I am a recovering compulsive overeater, abstinent by the grace of God one more* day at a time.  †

I am spending another day in bed, this time really resting!  I only worked three days this week, but they were in the rain and not conducive to healing.  My bronchitis is not gone, so I will begin another round of antibiotics today.  I really must take better care of myself!


From today’s entry in Voices of Recovery:

“The basic concept of Overeaters Anonymous is that compulsive overeating is a disease that affects the person on three levels— physical, spiritual, and emotional.” — Overeaters Anonymous, Second Edition, p. 234

The Triune God works often in threes.  When the Tabernacle was to be moved, the three clans of the tribe of Levi, descendants of Gershon, Kohath and Merari, set about the task with one clan given responsibility for the furnishings, one clan the curtains and coverings, and the other the frames and structural posts.  The work of all three families was necessary to get the job done, and when the Tabernacle was fully assembled, it was then that the glory of the Lord filled the place.  (Reference: Numbers 4)  Likewise, we have a responsibility to take care of our structure, our covering and our contents.  As temples and permanent residences of God’s Spirit, we cannot neglect our duty to properly steward our bodies, minds or spirits.  (Reference: 1 Corinthians 6:19)

As I continually work toward a better understanding of the care God intends for me to take of myself, whittling my will into the shape of His design and rehabilitating my total self from the long-term neglect it has suffered under the condition of the numbed indulgence of compulsive overeating, He is faithful to reveal what measures should be taken.  My job is to remain willing to do them.  The Golden Rule, “Love thy neighbor as thyself,” is a directive of care, not emotion; and it starts with loving (caring for the needs of) oneself!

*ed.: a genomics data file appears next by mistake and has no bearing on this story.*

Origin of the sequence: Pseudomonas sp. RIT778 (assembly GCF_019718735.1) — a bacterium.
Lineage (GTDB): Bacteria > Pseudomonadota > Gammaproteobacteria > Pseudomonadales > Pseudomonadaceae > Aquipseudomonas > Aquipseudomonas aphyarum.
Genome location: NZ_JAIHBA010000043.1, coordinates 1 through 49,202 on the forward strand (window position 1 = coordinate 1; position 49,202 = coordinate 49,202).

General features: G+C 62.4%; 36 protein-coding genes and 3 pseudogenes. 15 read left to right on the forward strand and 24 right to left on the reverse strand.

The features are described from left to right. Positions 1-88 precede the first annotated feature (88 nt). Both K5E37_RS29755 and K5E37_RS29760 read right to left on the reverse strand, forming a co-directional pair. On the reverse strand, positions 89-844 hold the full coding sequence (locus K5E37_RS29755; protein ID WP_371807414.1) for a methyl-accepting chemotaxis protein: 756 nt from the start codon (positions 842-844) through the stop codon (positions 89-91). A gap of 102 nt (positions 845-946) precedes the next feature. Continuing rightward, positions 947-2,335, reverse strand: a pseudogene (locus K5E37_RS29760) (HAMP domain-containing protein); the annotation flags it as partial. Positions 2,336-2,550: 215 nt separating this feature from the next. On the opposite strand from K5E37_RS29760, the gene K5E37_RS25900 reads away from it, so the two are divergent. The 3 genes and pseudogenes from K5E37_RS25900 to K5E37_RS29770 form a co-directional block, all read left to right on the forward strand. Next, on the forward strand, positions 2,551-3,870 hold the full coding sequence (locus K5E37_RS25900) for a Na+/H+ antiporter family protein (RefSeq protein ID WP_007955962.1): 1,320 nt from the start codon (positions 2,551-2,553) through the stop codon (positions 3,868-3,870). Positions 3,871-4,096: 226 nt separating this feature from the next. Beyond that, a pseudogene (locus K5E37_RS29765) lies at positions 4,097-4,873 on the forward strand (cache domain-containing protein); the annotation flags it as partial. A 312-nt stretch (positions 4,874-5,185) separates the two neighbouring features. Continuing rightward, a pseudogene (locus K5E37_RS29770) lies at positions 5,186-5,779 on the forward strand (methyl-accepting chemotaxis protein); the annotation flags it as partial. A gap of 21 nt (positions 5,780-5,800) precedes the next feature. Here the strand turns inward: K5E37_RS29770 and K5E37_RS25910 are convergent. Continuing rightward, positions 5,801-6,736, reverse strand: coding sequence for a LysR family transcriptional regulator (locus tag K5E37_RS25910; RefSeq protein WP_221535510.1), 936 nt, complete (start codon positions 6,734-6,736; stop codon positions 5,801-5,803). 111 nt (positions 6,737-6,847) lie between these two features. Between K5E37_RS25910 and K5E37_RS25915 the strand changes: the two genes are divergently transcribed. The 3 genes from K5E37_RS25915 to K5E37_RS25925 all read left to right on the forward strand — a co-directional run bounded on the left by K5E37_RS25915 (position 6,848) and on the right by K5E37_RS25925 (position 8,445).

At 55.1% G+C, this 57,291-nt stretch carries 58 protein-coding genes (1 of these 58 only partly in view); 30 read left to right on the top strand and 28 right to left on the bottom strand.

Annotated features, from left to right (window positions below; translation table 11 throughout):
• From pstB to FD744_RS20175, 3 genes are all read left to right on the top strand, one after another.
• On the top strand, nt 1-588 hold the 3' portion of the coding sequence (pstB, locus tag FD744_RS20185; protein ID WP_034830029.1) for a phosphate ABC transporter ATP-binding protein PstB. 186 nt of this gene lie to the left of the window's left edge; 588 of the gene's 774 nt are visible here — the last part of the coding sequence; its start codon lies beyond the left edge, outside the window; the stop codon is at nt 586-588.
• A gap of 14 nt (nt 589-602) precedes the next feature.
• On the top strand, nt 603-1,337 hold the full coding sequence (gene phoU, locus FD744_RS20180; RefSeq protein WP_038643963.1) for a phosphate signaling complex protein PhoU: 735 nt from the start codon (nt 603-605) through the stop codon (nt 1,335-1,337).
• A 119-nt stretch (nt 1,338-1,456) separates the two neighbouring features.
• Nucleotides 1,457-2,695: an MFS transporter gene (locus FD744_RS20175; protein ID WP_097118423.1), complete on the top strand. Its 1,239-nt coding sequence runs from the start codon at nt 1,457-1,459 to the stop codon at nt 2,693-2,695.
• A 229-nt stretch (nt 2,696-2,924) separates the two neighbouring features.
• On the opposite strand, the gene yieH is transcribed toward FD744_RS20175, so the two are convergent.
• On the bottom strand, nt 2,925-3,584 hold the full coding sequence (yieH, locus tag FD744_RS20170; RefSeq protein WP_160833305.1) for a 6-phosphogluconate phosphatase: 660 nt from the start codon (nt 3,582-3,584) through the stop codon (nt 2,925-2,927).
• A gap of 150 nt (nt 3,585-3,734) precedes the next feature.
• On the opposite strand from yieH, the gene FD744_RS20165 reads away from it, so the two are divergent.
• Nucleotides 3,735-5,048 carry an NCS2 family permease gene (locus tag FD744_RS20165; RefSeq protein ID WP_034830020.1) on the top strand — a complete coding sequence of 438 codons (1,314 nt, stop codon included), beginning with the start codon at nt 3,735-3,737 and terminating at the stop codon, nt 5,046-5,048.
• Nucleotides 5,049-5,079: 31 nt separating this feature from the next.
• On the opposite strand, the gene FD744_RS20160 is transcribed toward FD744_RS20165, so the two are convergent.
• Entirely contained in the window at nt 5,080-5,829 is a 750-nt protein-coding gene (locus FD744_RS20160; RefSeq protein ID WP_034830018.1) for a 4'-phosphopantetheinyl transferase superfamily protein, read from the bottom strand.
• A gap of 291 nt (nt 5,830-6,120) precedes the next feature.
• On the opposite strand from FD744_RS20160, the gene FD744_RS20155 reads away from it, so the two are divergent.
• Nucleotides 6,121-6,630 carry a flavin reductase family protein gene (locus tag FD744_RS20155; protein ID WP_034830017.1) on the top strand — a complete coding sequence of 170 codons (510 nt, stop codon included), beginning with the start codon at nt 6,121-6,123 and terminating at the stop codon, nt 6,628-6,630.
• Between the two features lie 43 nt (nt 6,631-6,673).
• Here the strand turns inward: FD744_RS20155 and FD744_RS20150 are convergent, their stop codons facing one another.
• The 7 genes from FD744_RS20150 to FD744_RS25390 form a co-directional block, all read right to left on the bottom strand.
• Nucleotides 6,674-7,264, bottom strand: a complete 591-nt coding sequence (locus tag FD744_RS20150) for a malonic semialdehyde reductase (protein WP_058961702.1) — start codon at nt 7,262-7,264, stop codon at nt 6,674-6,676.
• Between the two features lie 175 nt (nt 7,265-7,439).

From Proverbs 21:

16 A man who strays from the path of understanding
comes to rest in the company of the dead.”

To expect no reward for complacency is understandable, but this warning is severe: the penalty for indifference is death.  This is clear enough incentive to remain diligent in the careful following of understanding and wisdom.  Discerning every step and planting each according to the will of God must remain my highest priority.


From my reading through the Bible, currently in Jeremiah 17:

This whole chapter is too beautiful not to read, but these sections spoke loudest to me:

This is what the Lord says:

‘Cursed is the one who trusts in man,
who depends on flesh for his strength
and whose heart turns away from the Lord.
He will be like a bush in the wastelands;
he will not see prosperity when it comes.
He will dwell in the parched places of the desert,
in a salt land where no one lives.

‘But blessed is the man who trusts in the Lord,
whose confidence is in him.
He will be like a tree planted by the water
that sends out its roots by the stream.
It does not fear when heat comes;
its leaves are always green.
It has no worries in a year of drought
and never fails to bear fruit.’

The heart is deceitful above all things
and beyond cure.
Who can understand it?”

I echo the prayer of Jeremiah, “14 Heal me, O Lord, and I will be healed; save me and I will be saved, for you are the one I praise.”



From the “Big Book” of Alcoholics Anonymous, pages 4243:

“Some of us have taken very hard knocks to learn this truth: Job or no job—wife or no wife—we simply do not stop drinking so long as we place dependence upon other people ahead of dependence on God.”

(For accountability’s sake, the details of my eating are posted in my online food log.)